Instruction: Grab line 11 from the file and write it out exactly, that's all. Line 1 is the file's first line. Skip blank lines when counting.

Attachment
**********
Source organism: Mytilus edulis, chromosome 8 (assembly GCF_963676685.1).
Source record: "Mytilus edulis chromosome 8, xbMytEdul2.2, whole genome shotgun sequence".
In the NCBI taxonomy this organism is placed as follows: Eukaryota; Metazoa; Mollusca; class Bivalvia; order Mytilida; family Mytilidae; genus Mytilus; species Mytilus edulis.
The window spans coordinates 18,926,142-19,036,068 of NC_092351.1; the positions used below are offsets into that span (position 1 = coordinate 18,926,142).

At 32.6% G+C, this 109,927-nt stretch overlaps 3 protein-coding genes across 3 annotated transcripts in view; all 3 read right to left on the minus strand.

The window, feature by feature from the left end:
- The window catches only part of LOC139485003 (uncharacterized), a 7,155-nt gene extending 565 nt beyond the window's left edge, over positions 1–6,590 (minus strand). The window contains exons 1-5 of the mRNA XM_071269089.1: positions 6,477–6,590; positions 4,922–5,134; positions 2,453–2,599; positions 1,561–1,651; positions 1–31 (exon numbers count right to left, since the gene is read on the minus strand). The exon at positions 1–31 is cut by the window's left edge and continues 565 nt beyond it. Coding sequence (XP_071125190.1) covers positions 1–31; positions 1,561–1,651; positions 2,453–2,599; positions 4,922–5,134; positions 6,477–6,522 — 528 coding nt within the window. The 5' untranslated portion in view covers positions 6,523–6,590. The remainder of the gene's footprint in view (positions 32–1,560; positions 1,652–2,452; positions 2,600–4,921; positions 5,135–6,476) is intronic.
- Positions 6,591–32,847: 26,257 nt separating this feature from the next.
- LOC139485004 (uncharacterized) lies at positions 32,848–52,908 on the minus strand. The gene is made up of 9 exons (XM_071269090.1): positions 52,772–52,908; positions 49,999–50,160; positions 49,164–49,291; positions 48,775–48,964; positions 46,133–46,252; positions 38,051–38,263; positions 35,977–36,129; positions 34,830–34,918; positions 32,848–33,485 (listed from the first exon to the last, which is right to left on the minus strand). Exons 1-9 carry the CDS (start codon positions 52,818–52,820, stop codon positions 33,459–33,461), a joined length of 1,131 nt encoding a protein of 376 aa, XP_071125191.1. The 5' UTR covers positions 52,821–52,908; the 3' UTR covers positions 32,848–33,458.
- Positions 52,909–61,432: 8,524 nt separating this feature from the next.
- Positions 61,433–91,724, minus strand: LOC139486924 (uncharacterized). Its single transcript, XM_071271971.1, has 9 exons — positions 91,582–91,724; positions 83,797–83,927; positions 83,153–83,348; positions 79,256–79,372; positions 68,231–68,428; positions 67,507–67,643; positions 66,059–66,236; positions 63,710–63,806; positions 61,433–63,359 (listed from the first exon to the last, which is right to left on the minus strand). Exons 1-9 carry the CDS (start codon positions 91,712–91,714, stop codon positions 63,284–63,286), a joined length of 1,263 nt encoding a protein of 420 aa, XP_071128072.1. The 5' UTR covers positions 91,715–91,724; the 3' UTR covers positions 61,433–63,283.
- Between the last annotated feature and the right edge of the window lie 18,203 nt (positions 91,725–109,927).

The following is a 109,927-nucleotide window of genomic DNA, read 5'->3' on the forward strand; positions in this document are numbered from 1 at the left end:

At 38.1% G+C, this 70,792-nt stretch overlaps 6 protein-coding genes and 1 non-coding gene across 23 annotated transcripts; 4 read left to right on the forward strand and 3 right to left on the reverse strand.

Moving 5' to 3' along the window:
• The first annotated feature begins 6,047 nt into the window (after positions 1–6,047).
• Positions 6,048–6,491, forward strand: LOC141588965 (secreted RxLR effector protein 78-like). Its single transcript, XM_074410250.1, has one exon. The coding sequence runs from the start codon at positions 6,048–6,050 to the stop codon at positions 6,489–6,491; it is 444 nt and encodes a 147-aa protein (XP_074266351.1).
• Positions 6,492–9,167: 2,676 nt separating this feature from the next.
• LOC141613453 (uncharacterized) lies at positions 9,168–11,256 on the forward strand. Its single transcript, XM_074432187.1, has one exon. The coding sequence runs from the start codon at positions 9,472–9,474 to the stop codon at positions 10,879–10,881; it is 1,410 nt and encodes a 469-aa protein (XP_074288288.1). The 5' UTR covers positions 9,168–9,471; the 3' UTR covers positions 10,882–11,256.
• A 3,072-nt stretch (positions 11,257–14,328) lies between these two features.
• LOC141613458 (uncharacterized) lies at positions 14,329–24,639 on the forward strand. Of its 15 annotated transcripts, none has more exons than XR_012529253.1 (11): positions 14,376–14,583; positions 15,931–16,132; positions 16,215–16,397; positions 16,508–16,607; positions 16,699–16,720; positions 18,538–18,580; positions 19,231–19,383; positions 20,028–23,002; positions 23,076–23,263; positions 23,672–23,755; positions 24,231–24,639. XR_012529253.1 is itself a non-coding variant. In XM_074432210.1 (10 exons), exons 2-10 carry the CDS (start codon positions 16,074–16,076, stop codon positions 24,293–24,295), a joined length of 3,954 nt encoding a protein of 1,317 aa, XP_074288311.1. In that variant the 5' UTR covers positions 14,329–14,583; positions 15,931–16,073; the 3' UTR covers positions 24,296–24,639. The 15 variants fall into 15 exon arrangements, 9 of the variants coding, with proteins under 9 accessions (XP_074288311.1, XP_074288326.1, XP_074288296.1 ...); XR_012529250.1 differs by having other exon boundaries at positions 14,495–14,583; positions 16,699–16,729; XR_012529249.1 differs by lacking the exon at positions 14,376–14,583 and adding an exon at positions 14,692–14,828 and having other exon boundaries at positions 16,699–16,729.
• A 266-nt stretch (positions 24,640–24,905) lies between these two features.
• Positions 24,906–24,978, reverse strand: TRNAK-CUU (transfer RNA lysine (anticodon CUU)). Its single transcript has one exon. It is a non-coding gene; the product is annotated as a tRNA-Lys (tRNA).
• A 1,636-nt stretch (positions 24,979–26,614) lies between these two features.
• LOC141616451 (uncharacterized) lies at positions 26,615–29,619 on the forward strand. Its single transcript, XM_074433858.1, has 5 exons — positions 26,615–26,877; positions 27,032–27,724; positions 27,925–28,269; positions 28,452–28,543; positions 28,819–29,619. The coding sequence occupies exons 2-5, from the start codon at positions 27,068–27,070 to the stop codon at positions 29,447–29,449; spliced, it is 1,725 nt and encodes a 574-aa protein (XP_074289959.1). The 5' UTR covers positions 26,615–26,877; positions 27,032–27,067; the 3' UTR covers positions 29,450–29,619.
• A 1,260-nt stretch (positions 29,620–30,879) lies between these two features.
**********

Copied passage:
- Positions 61,433–91,724, minus strand: LOC139486924 (uncharacterized). Its single transcript, XM_071271971.1, has 9 exons — positions 91,582–91,724; positions 83,797–83,927; positions 83,153–83,348; positions 79,256–79,372; positions 68,231–68,428; positions 67,507–67,643; positions 66,059–66,236; positions 63,710–63,806; positions 61,433–63,359 (listed from the first exon to the last, which is right to left on the minus strand). Exons 1-9 carry the CDS (start codon positions 91,712–91,714, stop codon positions 63,284–63,286), a joined length of 1,263 nt encoding a protein of 420 aa, XP_071128072.1. The 5' UTR covers positions 91,715–91,724; the 3' UTR covers positions 61,433–63,283.